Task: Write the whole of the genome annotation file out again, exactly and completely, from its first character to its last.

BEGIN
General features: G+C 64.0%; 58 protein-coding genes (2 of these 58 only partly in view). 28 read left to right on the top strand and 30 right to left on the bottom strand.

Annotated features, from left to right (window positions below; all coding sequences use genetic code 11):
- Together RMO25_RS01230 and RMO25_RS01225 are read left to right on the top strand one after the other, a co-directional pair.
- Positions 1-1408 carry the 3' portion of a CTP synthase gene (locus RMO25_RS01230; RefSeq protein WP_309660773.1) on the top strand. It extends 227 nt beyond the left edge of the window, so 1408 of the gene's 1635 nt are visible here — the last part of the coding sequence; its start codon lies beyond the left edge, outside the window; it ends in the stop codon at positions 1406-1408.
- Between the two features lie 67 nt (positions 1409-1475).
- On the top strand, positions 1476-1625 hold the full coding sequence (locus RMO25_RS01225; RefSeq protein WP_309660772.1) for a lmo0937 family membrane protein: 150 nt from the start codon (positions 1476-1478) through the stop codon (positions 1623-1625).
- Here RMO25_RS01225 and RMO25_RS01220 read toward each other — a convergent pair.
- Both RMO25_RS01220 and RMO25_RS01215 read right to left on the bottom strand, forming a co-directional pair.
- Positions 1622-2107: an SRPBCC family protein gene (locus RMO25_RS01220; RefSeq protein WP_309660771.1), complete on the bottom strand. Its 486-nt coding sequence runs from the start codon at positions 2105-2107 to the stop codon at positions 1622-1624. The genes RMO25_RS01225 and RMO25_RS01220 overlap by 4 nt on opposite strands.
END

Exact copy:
General features: G+C 64.0%; 58 protein-coding genes (2 of these 58 only partly in view). 28 read left to right on the top strand and 30 right to left on the bottom strand.

Annotated features, from left to right (window positions below; all coding sequences use genetic code 11):
- Together RMO25_RS01230 and RMO25_RS01225 are read left to right on the top strand one after the other, a co-directional pair.
- Positions 1-1408 carry the 3' portion of a CTP synthase gene (locus RMO25_RS01230; RefSeq protein WP_309660773.1) on the top strand. It extends 227 nt beyond the left edge of the window, so 1408 of the gene's 1635 nt are visible here — the last part of the coding sequence; its start codon lies beyond the left edge, outside the window; it ends in the stop codon at positions 1406-1408.
- Between the two features lie 67 nt (positions 1409-1475).
- On the top strand, positions 1476-1625 hold the full coding sequence (locus RMO25_RS01225; RefSeq protein WP_309660772.1) for a lmo0937 family membrane protein: 150 nt from the start codon (positions 1476-1478) through the stop codon (positions 1623-1625).
- Here RMO25_RS01225 and RMO25_RS01220 read toward each other — a convergent pair.
- Both RMO25_RS01220 and RMO25_RS01215 read right to left on the bottom strand, forming a co-directional pair.
- Positions 1622-2107: an SRPBCC family protein gene (locus RMO25_RS01220; RefSeq protein WP_309660771.1), complete on the bottom strand. Its 486-nt coding sequence runs from the start codon at positions 2105-2107 to the stop codon at positions 1622-1624. The genes RMO25_RS01225 and RMO25_RS01220 overlap by 4 nt on opposite strands.